(boxofrox) #47

@matt, being privacy-oriented myself, I’d prefer opt-in, but understand the benefit opt-out offers and appreciate the discussion you’ve initiated in the pursuit of transparency.

  1. When the list of collected metrics is published, I may find that acceptable and not opt-out of telemetry on my Caddy service, but as all things are subject to change, do you have or [intend to have] a policy in place for clearly documenting/announcing changes to the dataset collected by telemetry?

    When reviewing the list of collected metrics, at some future time, I would particularly like to see which version of Caddy introduced the collection of that metric. Of course, they’d all mention 0.11 in the first release, but over time, this information might be useful, particularly for researchers in order to limit the scope of data mining to those versions of caddy that actually collected a particular metric of interest.

    I would find it unsatisfactory to just toss the new metrics in the documentation and leave it as an exercise for the user to determine which were added (or removed if that’s a possibility).

    I imagine these changes would already be included in the release notes, which is grand.

    One other aspect is that fastidious adherence to such a policy will demonstrate a commitment to remaining transparent with regards to telemetry. It might also be worth mentioning such a policy in the documetation for telemetry. Food for thought.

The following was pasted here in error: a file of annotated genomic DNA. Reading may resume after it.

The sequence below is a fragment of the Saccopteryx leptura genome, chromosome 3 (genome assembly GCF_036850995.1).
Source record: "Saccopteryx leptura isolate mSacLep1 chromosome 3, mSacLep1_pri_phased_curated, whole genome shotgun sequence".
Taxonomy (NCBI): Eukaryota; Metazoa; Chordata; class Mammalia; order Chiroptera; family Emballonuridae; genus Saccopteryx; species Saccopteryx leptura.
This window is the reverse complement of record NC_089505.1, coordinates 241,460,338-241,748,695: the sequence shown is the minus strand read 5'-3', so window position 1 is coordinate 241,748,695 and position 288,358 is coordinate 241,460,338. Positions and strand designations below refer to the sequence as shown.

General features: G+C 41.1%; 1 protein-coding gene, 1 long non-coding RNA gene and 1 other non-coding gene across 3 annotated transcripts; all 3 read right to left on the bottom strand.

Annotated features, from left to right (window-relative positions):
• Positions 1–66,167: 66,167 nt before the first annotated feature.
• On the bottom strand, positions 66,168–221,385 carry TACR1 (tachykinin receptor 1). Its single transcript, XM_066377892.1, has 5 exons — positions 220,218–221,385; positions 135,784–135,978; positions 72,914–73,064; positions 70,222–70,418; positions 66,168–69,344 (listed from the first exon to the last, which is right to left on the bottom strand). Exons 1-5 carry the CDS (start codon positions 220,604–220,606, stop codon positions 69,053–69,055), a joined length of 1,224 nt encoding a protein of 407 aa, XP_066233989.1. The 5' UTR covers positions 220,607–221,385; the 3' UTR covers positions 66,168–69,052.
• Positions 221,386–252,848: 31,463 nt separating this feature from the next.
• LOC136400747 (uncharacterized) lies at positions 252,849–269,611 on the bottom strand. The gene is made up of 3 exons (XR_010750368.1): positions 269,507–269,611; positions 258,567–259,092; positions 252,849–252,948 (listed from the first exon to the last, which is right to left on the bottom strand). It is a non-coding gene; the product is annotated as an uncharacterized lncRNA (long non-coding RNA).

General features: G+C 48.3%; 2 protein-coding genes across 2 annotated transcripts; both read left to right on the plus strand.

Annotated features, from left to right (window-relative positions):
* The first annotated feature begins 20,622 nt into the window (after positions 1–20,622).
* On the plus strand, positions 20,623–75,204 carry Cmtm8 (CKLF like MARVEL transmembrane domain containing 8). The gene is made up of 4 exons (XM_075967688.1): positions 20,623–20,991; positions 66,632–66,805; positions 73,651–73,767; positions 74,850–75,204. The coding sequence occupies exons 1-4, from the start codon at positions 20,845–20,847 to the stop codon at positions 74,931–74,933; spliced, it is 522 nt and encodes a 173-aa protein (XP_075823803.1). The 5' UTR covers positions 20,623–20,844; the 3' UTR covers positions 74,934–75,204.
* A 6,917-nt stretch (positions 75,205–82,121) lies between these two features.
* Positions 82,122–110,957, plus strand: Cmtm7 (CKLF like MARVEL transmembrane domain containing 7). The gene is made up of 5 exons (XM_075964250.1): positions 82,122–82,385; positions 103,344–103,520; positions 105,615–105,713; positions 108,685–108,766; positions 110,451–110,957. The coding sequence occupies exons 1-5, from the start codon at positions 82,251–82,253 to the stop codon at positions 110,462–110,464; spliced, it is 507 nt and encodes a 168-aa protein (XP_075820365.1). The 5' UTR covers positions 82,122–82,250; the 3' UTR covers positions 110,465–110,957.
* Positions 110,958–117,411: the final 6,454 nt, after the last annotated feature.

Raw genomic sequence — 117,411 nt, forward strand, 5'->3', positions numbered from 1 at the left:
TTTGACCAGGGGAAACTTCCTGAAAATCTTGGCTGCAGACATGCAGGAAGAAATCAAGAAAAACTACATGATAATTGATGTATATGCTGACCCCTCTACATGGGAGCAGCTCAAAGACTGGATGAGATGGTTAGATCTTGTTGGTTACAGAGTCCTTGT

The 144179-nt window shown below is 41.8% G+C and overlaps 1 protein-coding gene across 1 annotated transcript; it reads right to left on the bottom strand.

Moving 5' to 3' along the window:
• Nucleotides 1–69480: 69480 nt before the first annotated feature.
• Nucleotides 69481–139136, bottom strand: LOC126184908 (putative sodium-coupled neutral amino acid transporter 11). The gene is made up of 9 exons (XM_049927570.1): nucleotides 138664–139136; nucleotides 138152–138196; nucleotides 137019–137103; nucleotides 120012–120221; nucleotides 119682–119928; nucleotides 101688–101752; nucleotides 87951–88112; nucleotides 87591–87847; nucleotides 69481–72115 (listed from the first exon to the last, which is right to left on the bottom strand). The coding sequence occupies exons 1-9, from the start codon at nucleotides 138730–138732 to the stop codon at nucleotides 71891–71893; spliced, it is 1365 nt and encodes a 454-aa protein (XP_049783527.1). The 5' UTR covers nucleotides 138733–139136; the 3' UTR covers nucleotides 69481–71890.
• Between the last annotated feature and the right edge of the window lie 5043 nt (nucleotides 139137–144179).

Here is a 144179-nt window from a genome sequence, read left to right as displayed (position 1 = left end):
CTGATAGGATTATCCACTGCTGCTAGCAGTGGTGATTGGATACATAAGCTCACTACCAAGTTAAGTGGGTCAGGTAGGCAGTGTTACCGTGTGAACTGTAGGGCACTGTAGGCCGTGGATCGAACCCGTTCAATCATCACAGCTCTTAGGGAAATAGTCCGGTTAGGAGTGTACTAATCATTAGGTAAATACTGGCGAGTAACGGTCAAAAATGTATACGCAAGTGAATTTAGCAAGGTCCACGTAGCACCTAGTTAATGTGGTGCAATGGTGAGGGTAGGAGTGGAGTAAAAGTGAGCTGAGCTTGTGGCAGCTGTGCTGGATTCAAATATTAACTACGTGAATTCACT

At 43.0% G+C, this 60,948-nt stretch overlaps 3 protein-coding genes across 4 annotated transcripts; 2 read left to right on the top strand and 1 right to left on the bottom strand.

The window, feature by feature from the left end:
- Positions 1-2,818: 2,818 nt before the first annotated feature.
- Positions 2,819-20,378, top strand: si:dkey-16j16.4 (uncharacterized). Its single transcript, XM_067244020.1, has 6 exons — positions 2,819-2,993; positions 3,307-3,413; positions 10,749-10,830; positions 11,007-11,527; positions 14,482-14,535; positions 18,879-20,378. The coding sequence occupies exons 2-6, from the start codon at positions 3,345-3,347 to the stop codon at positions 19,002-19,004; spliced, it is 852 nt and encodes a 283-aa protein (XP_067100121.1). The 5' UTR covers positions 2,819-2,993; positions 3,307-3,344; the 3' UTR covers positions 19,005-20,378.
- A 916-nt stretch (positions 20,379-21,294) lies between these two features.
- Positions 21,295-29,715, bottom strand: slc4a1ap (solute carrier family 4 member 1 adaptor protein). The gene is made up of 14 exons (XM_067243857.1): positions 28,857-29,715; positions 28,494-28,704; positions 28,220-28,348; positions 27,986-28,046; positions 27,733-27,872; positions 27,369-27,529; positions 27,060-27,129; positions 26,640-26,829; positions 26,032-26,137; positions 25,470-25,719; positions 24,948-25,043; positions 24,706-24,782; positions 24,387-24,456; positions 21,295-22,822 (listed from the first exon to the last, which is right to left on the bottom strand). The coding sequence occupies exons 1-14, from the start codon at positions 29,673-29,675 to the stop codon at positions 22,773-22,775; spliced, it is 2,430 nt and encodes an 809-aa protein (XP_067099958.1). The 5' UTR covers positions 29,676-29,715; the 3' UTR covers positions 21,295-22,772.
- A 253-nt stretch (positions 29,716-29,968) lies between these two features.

2. Will it be possible for server admins to offload the telemetry to an additional destination of their choosing (e.g. file, syslog, elasticsearch, etc)?

    In the spirit of transparency, this provides another avenue to audit the data collection and confirm that nothing more is collected than documented. In case, you know, your evil twin supplants you and intentionally conceals the collection of new metrics, both in the documentation and in the published telemetry data. I’m sure someone would eventually find those new metrics in the source code, but I think reviewing the data sent to the Caddy Telemetry Collection Service would foster more participation than code review.

    Of particular benefit, admins can automate that portion of telemetry collection where they’d otherwise have to download the telemetry digests from your service.

Thanks for the invitation to discuss this new feature.

(Matthew Fay) #48

No, I’m not kidding. Unless your package manager includes Golang with Caddy and compiles it for you on your computer as part of the install process, your distro is providing a pre-compiled binary.

(Matt Holt) #49

First, thanks for your thoughtful reply.

Before 1.0, wasn’t planning on anything too formal, but I do feel committed to detailing the changes in telemetry metrics with each release. And as for when a metric was introduced, this can be easily inferred by correlating Caddy version with the metric’s existence in the telemetry data; or even simpler, GitHub’s nice git blame view is handy for that kind of stuff.

We’re planning on advanced data export features in the future. Not even so much with transparency in mind, but just for making it easier to process the data you care about. (The less work I have to do, the better!)

(Abiola Ibrahim) #50